FIG. 9 is a schematic view of the set of three tracks of a disc drive after they have been written on one side of an initially written track N. During the read operation, the write element 310 and the read element 320, when reading for example track N+1 are centered over the track N+1. The read element 320 having a read width of two units is then reading a track written to N+1 which is three units wide. Since the track N+1, all of the tracks for that matter written, have widths of three units, further savings can be made on the track width which leads to the next example.

In this particular example, accesses are only done in one direction toward the inner diameter, as depicted by reference arrow 800 in FIG. 10. The write width is four units in length. Track N is first written to and produces transitions four units in length, as depicted by reference numeral 1110. FIG. 10 is a schematic view of two tracks N and N+1 which are written to at two different times in which the tracks may be written only to one side of an initially written track N and in which the write head 310 is offset to produce a track having a width substantially equal to the width of the width readable by the read head 320. When track N+1 is written, the write head is shifted upward or in a direction so that the amount of track erased from the originally written track N which is overwritten will produce a track having approximately the same width as the width readable by the read head 320. In other words, the edge of the initially written track is overwritten on a subsequent pass of the head 310 so that only a track having a width equal to that readable by the read head is left. As can be seen in FIG. 10, the write head 310 is shifted by one unit so that the transitions 1110 are overwritten to leave transitions 1111 which are two units in width which is readable by the read head 320. The write head 310 produces transitions which are four units in length, as depicted by reference numeral 1112. The end result is that the write head 310 when centered on a track N can be used to produce a read signal having a width equal to the width readable by the read head.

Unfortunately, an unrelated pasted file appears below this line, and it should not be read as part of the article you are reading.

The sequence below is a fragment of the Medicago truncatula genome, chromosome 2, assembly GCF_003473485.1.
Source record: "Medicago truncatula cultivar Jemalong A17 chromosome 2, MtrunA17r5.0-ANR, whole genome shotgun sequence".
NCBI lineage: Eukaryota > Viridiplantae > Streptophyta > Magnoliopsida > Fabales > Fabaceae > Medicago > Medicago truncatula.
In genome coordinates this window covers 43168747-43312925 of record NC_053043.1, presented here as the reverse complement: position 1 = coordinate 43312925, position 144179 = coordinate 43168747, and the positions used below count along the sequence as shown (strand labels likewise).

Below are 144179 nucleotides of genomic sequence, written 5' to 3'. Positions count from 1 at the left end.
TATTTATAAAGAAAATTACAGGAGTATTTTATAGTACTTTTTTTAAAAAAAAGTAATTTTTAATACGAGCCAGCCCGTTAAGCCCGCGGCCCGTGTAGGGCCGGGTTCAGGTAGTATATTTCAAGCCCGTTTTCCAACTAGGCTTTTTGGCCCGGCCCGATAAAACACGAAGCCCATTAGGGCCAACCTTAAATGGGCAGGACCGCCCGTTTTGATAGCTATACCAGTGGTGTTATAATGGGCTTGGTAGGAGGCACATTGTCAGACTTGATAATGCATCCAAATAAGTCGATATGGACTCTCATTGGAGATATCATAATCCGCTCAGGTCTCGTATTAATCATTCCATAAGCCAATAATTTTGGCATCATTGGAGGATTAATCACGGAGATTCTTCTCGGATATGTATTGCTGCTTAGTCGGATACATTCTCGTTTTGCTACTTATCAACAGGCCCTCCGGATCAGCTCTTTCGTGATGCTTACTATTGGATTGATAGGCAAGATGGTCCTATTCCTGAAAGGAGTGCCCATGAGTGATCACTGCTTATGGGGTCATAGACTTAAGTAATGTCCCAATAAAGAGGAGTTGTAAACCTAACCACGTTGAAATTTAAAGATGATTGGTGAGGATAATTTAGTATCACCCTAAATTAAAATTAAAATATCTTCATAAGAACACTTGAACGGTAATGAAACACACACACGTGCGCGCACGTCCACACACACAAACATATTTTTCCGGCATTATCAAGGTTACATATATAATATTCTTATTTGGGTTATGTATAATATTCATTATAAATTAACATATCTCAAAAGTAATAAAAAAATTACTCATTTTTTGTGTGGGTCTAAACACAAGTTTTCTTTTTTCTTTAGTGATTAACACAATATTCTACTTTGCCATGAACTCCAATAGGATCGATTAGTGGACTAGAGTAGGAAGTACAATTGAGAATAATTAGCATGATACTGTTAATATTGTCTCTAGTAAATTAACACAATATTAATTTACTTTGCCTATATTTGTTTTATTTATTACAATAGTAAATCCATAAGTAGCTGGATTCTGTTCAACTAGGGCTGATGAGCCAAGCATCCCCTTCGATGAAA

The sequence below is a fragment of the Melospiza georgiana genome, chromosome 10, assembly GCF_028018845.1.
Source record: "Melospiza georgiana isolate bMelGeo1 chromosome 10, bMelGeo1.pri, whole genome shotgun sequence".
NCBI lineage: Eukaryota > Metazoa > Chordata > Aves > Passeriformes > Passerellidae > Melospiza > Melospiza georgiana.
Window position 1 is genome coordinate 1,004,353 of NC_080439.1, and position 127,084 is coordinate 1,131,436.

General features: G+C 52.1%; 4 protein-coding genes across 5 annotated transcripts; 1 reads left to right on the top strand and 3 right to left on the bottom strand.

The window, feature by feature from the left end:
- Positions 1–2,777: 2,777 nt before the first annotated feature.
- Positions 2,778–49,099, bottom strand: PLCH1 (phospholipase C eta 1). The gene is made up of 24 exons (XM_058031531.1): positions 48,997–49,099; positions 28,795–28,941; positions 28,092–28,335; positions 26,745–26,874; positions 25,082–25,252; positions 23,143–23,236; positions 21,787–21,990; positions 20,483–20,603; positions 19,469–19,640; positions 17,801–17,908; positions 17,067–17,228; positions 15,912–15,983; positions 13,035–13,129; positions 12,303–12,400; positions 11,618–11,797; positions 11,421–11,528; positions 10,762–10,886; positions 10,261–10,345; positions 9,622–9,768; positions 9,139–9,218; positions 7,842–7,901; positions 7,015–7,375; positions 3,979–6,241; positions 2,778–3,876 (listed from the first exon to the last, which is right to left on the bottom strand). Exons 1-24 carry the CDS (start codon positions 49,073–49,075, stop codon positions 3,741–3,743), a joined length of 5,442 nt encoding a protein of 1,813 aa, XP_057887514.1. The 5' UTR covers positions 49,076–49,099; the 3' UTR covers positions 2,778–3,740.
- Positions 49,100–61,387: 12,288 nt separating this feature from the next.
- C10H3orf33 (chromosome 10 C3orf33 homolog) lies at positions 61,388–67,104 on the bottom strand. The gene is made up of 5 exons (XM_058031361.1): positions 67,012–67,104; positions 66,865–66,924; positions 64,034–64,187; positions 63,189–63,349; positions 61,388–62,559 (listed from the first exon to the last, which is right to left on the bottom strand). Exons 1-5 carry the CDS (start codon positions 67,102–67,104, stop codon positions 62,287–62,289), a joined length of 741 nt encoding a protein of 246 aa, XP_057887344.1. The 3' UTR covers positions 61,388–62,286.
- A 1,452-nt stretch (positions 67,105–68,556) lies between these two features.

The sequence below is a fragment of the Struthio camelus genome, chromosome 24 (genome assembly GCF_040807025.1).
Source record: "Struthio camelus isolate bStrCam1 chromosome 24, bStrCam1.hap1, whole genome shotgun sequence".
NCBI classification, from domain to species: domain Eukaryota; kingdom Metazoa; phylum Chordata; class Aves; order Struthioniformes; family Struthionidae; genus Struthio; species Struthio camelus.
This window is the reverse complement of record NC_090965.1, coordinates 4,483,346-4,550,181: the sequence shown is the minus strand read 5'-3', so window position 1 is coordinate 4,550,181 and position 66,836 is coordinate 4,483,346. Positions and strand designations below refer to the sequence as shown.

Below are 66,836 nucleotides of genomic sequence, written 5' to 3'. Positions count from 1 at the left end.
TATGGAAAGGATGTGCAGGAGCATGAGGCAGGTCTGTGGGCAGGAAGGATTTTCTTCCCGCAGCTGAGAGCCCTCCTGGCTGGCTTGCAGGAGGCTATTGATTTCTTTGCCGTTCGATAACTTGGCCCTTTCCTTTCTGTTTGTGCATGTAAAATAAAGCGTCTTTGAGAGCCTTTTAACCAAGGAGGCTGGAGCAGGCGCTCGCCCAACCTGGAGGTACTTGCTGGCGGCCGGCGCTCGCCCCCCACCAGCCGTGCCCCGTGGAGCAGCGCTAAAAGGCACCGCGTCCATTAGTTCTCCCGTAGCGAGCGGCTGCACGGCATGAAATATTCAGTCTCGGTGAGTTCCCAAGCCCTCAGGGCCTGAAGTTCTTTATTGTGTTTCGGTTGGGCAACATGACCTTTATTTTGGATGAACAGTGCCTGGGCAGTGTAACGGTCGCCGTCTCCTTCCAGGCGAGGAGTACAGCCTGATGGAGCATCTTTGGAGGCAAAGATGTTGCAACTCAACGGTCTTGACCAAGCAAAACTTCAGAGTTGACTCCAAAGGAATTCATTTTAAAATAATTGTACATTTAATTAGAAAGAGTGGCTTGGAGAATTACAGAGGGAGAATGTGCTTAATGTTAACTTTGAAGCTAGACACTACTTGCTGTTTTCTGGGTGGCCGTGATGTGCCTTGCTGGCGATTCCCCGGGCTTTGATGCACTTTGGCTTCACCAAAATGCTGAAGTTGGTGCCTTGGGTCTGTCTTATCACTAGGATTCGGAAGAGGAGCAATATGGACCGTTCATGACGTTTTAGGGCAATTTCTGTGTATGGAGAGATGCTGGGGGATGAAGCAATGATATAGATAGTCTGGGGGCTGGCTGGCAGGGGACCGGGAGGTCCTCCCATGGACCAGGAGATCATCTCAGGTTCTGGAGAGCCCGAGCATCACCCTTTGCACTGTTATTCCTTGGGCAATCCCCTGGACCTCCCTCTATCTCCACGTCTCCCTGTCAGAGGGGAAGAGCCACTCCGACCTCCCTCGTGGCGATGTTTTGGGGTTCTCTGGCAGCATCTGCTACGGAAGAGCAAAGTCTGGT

FIG. 11 shows the effective width of the write data in a sequential write operation assuming that the write width equals four, the read width equals two, and the track pitch has now been reduced to two, rather than three. In this particular scheme, rather than offsetting the head at N+1, the track pitch is reduced to two so that the write head can always be centered on the particular track to produce a signal having a width equal to the read track width associated with the read head 320. In this particular case, if during a read operation, the read element is centered on track N+1, the amount of transitions that will be seen are only half of the transitions from a first track and half the transitions from a second track.

To cut down on errors, read head 320 is offset during the read operation to center the read element over the resulting track, as shown in FIG. 12.

For audio/video application where the data is normally recorded or retrieved sequentially in long streams, and track writing is expected to occur sequentially to one side, the possibility of data corruption happens only on one side, as illustrated in FIGS. 8–12. The write data is now only corrupted by the adjacent track on one side, so the effective width of the written data can be considered as: